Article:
Fluoride Action Network

Fluoridation questioned

Source: London Free Press | FREE PRESS REPORTER
Posted on March 19th, 2007
Location: Canada, Ontario

Is municipal water fluoridation one of the 10 greatest achievements in public health during the 20th century, or is fluoridation “the greatest case of scientific fraud of this century?”

Parents are bombarded with often contradictory information about what is best for our children’s health.

Water fluoridation is a perfect example. More than 70 per cent of Ontarians are exposed to fluoride through water systems and that’s a good thing for our oral health, says the Canadian Dental Association and the Centre for Disease Control and Prevention (which made the claim above that fluoridation is a great achievement), among others.

Last week, the Middlesex-London Health Unit endorsed the formation of an Ontario fluoridation office, that would keep track of information in the province on this topic.

“The office is really to act as a resource to consolidate all of the up-to-date information,” said Neil Farrell, director of dental services for the local health unit. “The reason we’re fluoridating water is for a person’s oral health and I don’t want people to lose sight of that.

One of the challenges for health units is some communities, including Stratford, have natural fluoride in their water that is above recommended levels of 1.5 mg/litre. London’s water is between 0.5 to 0.8.

Farrell recommends that if water has excess fluoride, children under seven should drink from another source.

While the CDA said more than 50 years of extensive research has demonstrated the safety and effectiveness of fluoride, an excess accumulation of fluoride can be toxic and result in death. There are warnings on toothpastes that children under six should only use a tiny amount and be supervised while brushing.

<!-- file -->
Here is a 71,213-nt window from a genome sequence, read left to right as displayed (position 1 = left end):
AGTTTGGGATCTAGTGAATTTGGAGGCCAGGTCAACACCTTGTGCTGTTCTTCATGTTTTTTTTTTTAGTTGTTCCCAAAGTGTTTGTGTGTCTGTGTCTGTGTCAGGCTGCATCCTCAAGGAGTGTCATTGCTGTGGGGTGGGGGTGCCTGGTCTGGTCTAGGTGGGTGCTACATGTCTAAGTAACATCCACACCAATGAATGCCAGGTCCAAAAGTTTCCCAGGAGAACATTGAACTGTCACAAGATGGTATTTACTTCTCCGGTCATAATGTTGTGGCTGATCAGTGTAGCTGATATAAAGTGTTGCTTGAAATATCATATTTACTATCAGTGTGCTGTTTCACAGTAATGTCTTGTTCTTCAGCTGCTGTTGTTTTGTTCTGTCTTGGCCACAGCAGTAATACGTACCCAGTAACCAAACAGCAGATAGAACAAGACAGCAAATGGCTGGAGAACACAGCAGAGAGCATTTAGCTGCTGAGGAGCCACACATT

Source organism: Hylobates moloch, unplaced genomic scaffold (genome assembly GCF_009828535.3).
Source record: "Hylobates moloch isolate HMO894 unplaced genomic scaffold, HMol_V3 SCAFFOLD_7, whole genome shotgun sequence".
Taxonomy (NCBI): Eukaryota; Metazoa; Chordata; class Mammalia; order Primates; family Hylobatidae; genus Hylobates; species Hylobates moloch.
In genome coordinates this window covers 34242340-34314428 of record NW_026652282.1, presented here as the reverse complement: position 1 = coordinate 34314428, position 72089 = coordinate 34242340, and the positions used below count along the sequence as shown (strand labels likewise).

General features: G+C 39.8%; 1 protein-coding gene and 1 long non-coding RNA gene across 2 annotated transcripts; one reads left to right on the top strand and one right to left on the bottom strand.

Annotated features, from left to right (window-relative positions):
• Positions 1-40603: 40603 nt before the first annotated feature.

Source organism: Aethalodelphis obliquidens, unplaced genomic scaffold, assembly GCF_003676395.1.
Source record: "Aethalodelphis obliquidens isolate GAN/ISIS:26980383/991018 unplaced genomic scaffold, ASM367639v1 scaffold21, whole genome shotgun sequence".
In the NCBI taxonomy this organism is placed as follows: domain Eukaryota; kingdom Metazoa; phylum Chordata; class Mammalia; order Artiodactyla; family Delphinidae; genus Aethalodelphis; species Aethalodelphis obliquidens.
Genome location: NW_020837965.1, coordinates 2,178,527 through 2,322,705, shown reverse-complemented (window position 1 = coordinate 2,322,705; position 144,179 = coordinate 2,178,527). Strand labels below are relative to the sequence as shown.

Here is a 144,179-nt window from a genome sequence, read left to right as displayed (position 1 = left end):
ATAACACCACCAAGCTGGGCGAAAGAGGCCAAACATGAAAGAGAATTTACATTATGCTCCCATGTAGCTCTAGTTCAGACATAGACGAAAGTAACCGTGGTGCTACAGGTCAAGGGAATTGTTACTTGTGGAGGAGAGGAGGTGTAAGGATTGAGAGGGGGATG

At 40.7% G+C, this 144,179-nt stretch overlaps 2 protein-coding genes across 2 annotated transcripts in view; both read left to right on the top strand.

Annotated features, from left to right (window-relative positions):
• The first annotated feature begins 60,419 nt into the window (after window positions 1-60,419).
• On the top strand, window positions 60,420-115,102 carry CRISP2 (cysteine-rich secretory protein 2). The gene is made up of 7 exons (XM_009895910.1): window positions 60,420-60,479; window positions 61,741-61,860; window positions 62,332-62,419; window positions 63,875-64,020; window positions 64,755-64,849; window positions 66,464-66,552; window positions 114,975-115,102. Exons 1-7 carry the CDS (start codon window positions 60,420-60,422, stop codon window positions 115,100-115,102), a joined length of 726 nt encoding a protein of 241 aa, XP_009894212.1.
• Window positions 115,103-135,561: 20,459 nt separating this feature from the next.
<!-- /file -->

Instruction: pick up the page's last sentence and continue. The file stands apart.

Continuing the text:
A column published in The Free Press in January tells the story of a Brooklyn boy who died after swallowing fluoride from a treatment by a dental hygienist who had failed to tell him to spit it out. That column was followed by a letter to the editor from Wayne Halstrom, CDA president, who worried about the article’s negative impression of fluoride and fluoridation.

“Fluoride is safely and effectively delivered in a number of ways . . . to provide ongoing benefits while tooth enamel is forming,” he wrote.

There are many who fight to get fluoride banned from drinking water and to warn us of the dangers of this element, including Robert Carton, a scientist who spent 20 years working for the U.S. Environmental Protection Agency and who has stated fluoridation is a fraud.

He was convinced that fluoridation presented an “unacceptable risk to public health.”

And then there is the cost issue. In West Elgin, council decided not to add fluoride to the water recently even though the Elgin-St. Thomas Health Unit requested it do so.

“It’s a cost benefit: we didn’t feel the cost justified the benefit,” said Mayor Graham Warwick.

So what are parents to do?

We opt for a fluoride-free paste and use tap water for drinking, but when my children were babies, any water they consumed was bottled.

This poses yet another dilemma for parents. Is bottled water safe? Round and round we go again.